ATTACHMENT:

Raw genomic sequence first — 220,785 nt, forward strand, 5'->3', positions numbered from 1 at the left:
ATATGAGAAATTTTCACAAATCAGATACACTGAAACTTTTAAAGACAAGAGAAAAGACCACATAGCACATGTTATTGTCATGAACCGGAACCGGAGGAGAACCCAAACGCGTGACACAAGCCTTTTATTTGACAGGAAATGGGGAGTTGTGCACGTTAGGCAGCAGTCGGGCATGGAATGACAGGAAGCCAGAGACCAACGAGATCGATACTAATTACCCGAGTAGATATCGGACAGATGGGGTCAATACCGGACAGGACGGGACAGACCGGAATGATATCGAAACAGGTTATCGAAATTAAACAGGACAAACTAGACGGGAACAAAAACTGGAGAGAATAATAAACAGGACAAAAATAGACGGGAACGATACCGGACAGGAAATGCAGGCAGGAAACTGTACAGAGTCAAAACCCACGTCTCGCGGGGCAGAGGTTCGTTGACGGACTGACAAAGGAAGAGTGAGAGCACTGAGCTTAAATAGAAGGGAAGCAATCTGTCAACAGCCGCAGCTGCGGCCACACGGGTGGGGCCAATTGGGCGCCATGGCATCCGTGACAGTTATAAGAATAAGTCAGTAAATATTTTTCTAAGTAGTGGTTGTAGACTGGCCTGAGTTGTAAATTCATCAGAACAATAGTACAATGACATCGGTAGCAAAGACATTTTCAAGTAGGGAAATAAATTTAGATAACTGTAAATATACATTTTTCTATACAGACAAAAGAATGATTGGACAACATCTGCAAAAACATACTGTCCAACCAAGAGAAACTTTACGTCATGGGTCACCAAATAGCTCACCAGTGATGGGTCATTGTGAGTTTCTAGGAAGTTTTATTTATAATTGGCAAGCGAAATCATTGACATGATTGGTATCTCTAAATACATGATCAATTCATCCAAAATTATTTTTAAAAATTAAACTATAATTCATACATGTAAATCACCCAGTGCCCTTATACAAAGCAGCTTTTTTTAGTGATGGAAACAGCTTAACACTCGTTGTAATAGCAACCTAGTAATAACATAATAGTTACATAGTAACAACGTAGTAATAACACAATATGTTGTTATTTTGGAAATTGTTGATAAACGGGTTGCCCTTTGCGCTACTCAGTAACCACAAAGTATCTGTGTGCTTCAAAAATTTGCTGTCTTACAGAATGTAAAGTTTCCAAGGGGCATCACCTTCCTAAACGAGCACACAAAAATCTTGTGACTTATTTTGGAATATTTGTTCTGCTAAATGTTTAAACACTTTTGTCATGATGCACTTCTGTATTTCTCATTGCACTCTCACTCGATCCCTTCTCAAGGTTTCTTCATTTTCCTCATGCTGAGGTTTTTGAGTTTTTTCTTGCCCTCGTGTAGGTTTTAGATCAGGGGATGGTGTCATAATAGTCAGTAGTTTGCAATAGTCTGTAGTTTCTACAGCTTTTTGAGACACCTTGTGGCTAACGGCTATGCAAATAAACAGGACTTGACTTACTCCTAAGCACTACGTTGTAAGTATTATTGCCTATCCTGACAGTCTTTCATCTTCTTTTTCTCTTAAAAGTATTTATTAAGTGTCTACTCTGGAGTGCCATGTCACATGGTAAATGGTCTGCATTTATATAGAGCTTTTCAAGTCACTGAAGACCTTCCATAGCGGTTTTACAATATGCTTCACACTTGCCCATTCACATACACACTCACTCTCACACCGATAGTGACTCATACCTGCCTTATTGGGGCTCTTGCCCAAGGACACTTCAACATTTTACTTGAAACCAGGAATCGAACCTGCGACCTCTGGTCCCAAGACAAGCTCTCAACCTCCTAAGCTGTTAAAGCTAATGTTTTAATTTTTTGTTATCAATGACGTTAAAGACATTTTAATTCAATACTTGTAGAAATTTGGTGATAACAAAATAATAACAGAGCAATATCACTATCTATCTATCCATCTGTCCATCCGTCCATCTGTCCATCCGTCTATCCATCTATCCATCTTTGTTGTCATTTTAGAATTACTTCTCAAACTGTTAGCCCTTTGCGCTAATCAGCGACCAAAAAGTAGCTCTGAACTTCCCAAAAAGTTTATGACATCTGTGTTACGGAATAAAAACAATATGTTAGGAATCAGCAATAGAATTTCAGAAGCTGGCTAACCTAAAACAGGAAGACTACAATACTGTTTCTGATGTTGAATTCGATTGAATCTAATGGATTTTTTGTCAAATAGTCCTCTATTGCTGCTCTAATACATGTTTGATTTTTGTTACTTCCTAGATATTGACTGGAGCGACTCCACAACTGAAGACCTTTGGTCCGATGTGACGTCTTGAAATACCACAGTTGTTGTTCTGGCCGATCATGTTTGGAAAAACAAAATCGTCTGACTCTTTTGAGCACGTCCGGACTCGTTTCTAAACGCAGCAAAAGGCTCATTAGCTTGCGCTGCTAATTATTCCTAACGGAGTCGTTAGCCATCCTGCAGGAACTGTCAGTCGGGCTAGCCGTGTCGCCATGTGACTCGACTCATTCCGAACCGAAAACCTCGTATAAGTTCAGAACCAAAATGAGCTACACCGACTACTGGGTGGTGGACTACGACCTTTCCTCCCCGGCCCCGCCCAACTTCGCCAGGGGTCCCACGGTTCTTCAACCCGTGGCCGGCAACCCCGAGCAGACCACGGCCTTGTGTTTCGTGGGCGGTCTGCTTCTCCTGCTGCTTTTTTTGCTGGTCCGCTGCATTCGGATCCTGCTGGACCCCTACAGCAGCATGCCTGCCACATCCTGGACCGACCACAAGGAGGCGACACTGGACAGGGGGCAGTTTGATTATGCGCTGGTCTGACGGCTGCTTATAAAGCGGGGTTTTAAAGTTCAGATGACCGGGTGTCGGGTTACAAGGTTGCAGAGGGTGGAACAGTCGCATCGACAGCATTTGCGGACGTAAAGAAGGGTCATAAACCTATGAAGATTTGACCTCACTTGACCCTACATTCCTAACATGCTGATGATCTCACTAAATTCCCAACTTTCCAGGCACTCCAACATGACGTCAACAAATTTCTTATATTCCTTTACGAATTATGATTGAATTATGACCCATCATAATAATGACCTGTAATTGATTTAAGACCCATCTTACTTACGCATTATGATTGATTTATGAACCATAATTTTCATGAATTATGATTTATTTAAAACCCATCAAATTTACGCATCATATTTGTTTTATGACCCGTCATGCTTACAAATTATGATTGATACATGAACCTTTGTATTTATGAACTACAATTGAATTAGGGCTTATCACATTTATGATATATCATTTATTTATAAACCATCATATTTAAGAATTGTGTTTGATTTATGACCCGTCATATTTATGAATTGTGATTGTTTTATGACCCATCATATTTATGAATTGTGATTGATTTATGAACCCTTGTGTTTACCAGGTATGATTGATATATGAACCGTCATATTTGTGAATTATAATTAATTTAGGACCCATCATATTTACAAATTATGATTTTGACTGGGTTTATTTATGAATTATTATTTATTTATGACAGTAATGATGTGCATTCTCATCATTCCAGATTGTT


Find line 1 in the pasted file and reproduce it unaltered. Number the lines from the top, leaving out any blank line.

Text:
Raw genomic sequence first — 220,785 nt, forward strand, 5'->3', positions numbered from 1 at the left: